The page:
Open booths come in one main form: “walls free”. This type of booth consists of a camera trained on an area designated by the couple. The area usually contains a background that may be changeable during the reception. Sometimes, this type of booth is called a “studio style” booth.

There are more types of closed booths available. A closed booth can be constructed of a hard shell, like a traditional booth, or a soft shell, meaning made of curtains or another fabric or structure that is created specifically for the event.
Antique booths: this booth not only creates black and white images, but also looks antique itself, displaying rounded edges adorned with art deco décor and porcelain doors and seats. It typically produces black-and-white images, but at a much faster pace than would an actual 1960s booth.

Digital booths: these photo booths contain a camera that shows photo-takers the image they’re going to create. This option allows for adjustment before taking the photo, meaning that nobody is left out of the picture.

Slideshow booths: these booths may be hard or soft-sided. In addition to creating a printed photo, they boast an LCD screen outside so that other guests can view the image being created inside. They offer a fun way for every guest to get a peek inside the booth.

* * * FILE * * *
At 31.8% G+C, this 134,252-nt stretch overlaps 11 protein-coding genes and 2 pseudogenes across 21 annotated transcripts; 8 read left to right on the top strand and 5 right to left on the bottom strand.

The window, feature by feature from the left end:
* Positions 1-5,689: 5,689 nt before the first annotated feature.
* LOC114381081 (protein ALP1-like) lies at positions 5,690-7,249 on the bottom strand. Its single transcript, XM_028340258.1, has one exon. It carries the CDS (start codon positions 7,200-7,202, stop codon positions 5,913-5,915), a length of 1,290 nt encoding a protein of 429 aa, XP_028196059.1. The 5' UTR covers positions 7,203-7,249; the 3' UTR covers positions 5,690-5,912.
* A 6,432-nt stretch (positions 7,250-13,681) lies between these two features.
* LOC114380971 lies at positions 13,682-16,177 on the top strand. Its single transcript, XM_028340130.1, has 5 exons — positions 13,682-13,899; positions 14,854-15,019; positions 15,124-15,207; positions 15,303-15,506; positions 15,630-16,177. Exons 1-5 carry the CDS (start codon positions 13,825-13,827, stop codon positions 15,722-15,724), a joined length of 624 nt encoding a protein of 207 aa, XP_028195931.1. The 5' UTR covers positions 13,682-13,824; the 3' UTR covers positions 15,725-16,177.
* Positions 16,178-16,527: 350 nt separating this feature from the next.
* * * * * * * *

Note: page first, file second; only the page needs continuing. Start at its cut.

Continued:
When choosing your photo booth, consider:

The size of the space: each type of booth has a different shape and dimensions. Identify exactly where you want the booth placed and ensure that the one you choose will fit in that area.

The visibility of the booth: don’t waste the booth’s rental fee by hiding it in the corner. Make sure that guests can both see and have ready access to the booth at all times during the reception, and possibly the cocktail hour.

Your wedding’s feel and décor: match the booth’s appearance and the photos it creates to your wedding. For example, an antique booth will look out of place in a modern wedding and create images that don’t mesh well with your décor or other photos.

The length of your reception and typical booth rental time: many booths are rented on an hourly basis. Not renting a booth for the same amount of time as your reception means having it removed in the middle of your reception. This not only causes a commotion (booth are rather large and bulky and require several men to move), but might also leave some guests disappointed because they missed their opportunity to partake in the fun.

Additionally, we recommend:

  1. Viewing the actual photos the booth will produce. Don’t just take the vendor’s word for it; see what you’re purchasing.